Today, of course, as we mentioned over the weekend, marks a fair-sized milestone in the city's rich and storied tradition of urban plan unveilings, with a two-part ceremonial drop of the Downtown Dallas 360 plan.
In keeping with the public-private partnership-ness of the whole thing, the good folks at MIG, Dianiel Iacofano and Chris Beynon, presented the plan first to the City Council this morning (thrill to the PDF slideshow of the plan here), then to a collection of downtown business big-shots at the Fairmont for Downtown Dallas Inc.'s annual meeting and State of Downtown talk, over a lunch of herb-roasted chicken with smoked mashed potatoes. (The ones with the rosemary demi glace.)
A year in the making, and much previewed at City Hall already, the plan envisions lots of "glass box" kiosks and fancy lighting downtown, narrower streets at intersections, and retail rising Lazarus-like from the tunnels. The plan's even got an ESPNZone knockoff down by South Side on Lamar. More highlights follow after the jump.
Orbiting the podium with a mic in his hand, Iacofano warmed up the crowd with some encouraging news for everyone who wishes Dallas was a little more like Vancouver: "You're well on your way, with the vision of the Trinity Corridor," he said.
Putting the plan together, he said, they drew inspiration from the intersecting grids Dallas was built on, as well as "the seamless tapestry of districts" we've already got in some early evolutionary stages.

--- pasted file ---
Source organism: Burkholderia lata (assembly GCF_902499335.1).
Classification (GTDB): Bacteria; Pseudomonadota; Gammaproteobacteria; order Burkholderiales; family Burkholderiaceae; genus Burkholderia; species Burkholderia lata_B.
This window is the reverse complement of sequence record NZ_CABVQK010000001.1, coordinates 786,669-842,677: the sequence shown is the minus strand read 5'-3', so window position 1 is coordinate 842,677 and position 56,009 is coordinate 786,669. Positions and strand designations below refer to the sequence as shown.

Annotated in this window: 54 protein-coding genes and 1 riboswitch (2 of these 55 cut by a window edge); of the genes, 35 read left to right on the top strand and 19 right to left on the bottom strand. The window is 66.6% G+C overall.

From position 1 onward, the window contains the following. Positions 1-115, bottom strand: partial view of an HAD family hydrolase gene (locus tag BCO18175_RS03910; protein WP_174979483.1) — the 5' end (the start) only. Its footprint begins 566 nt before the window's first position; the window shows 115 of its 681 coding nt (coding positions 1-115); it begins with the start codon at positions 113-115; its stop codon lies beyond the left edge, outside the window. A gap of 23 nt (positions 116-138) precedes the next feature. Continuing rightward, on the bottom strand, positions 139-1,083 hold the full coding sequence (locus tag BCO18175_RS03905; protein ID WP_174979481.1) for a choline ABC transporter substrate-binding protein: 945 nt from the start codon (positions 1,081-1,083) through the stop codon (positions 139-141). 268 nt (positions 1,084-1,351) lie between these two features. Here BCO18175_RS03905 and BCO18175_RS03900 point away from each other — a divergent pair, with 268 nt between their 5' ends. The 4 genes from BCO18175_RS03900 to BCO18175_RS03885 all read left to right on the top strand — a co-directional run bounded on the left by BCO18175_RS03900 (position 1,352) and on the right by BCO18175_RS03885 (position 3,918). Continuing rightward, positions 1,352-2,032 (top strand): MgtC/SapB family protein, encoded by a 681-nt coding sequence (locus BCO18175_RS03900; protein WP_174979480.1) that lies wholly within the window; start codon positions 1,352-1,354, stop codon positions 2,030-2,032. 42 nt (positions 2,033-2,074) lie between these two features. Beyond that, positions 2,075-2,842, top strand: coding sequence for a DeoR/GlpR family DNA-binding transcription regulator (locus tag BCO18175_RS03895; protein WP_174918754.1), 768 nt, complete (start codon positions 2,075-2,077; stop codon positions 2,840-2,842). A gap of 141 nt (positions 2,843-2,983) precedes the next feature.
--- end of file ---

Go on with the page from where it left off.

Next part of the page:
Iacofano also liked features like
the Woodall Rodgers Deck Park The Park, to help blur the boundaries of the downtown loop, to help us "think about the loop as something that eventually disappears."
Iacofano said the council had been particularly enthusiastic this morning about the glass-box retail kiosks in the plan, which opened the possibilities for "quick wins" like the smell of popcorn popping and nuts roasting, the sorts of smells people fondly remember from busy downtowns they've known.
Beynon took over for the flashiest part of the presentation, a series of downtown snapshots -- views of Union Station, South Side on Lamar and the intersection of Main and Akard Streets -- that slowly morph from their present-day looks into a better lit and more walkable future view.
Crawford, who introduced the 360 plan with a quick look at the last decade of progress milestones downtown -- like today's celebration of the Nasher Sculpture Center's millionth visitor -- closed things out by assuring the room that there's a full schedule in place to turn the plan into action. "It's certainly achievable," Crawford said. "It's not a plan that's gonna sit on the shelf gathering dust."
The whole deal seemed to leave with a measured sort of optimism nicely wrapped up in a comment from a guy behind me on the elevator: "It may take 40 years instead of 20 years, but that's OK. The children'll enjoy it."
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